Some baseball pitches exceed 100 mph. The batter essentially needs to decide whether to swing as soon as it has left the pitcher’s hands.

A contender. But I say gymnastics probably has a wider variety of difficult things. I can’t say for sure - don’t really watch it.

Northern Piper have I ever mentioned the time I took my family curling? It was at the Niagara Falls Curling Club. We were on vacation. We had an afternoon of some quick lessons and then a game. Fun!

Our son who is a professional dancer did the best. He had the best balance and body control of us all.

We had a blast! I recommend it for all to try.

Sure, and that is a major issue. But is that the case for non-major league pitchers?

Plus, the batter is using both hands to do the same thing, swing the bat, and is not moving - both feet are firmly planted. That doesn’t seem to me to need so much coordination. It’s not a dynamic activity.

When you’re shooting your rock, your hands are doing different things - your dominant hand / arm are throwing, your non-dominant hand / arm are keeping you balanced with the broom. Your legs and feet are also doing different things: the non-dominant foot / leg is bent beneath you, supporting your body, while you dominant foot / leg was used to push off and now is trailing, helping with your balance. And you’re moving at a good clip on ice - your core body muscles are keeping you upright and you’re moving. And your hand-eye coordination is in issue, while you have to asses in-turn v out-turn, and the throw weight. That’s a very dynamic activity, with each limb doing something different, needing to be coordinated just to keep up upright and sliding on the ice, let alone making a good shot.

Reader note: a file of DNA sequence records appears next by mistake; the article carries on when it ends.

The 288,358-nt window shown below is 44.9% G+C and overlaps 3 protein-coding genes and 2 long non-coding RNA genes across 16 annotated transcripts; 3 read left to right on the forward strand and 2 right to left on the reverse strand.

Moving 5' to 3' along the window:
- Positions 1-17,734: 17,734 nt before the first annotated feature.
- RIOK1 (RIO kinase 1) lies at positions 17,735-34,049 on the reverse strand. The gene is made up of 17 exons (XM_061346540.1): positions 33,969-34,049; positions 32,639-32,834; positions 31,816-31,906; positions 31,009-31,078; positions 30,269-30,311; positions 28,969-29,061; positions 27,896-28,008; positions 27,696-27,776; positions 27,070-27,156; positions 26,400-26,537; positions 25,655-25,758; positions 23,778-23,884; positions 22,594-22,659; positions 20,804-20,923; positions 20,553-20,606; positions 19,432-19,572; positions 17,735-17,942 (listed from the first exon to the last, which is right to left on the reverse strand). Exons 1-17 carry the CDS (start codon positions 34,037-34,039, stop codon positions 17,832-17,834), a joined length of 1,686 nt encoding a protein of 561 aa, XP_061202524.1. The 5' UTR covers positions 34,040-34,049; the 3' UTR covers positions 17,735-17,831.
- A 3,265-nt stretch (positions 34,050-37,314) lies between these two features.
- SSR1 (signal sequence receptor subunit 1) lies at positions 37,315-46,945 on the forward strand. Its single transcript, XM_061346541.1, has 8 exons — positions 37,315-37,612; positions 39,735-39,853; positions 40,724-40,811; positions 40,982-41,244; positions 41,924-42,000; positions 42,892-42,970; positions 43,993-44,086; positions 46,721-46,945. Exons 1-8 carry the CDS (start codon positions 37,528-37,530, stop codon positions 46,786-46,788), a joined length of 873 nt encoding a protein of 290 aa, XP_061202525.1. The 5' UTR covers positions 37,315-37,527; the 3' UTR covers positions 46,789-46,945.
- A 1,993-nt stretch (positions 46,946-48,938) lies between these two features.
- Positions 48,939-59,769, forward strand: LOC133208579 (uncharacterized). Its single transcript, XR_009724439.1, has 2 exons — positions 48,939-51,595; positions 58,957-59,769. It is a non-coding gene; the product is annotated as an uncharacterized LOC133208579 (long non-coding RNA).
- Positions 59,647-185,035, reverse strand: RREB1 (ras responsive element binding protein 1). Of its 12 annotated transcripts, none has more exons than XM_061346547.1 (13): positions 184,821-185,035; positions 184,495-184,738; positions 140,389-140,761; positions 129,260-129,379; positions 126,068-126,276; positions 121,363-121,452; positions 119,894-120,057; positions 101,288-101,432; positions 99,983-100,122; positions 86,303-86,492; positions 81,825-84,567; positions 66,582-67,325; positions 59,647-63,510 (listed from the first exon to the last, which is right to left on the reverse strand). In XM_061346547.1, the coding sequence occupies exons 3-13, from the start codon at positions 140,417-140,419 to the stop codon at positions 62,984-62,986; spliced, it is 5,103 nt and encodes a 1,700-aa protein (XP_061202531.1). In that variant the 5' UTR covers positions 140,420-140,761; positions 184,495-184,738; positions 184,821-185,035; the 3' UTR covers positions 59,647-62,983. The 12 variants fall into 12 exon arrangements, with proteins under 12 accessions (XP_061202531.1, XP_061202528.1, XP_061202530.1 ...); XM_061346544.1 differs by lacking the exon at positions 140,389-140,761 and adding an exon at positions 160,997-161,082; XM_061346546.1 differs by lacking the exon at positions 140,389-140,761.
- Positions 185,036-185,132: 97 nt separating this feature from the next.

Ice hockey? You need to be coordinated enough to skate, skate backwards, stop and turn on a dime, etc. And that’s before you even pick up a stick and attempt to move a puck along the ice with it while doing all that skating. Then finally you have to be able to pass and shoot that puck with extreme speed and accuracy.

Yeah, ice hockey is up there.

Define “sport” and “coordination.”

Formula 1 and IndyCar race drivers control powerful and highly sophisticated vehicles that travel at speeds exceeding 200 mph/320 kph, i.e., the length of a football field every second. This requires split-second reaction times unmatched by virtually any other sport. They use both hands and both feet to manage dozens of controls, while repeatedly experiencing forces exceeding 5 Gs.

Formula One steering wheel.

They have to match their skills and strategies with 20-25 other competitors over the course of races that can last between 2 and 4 hours without any break. And if they are unlucky, they can face serious injury or even death, although modern safety equipment has thankfully reduced the chance of either possibility substantially.

Is this more or less “coordination” than, say, basketball?

Yes, I think racing is fair game. I thought of putting it as an example, but wouldn’t have known how to include so many details.

To clarify, though any opinion is welcome, my original thought was for a reasonably high level player who essentially specializes in that sport at a professional level with commensurate proficiency.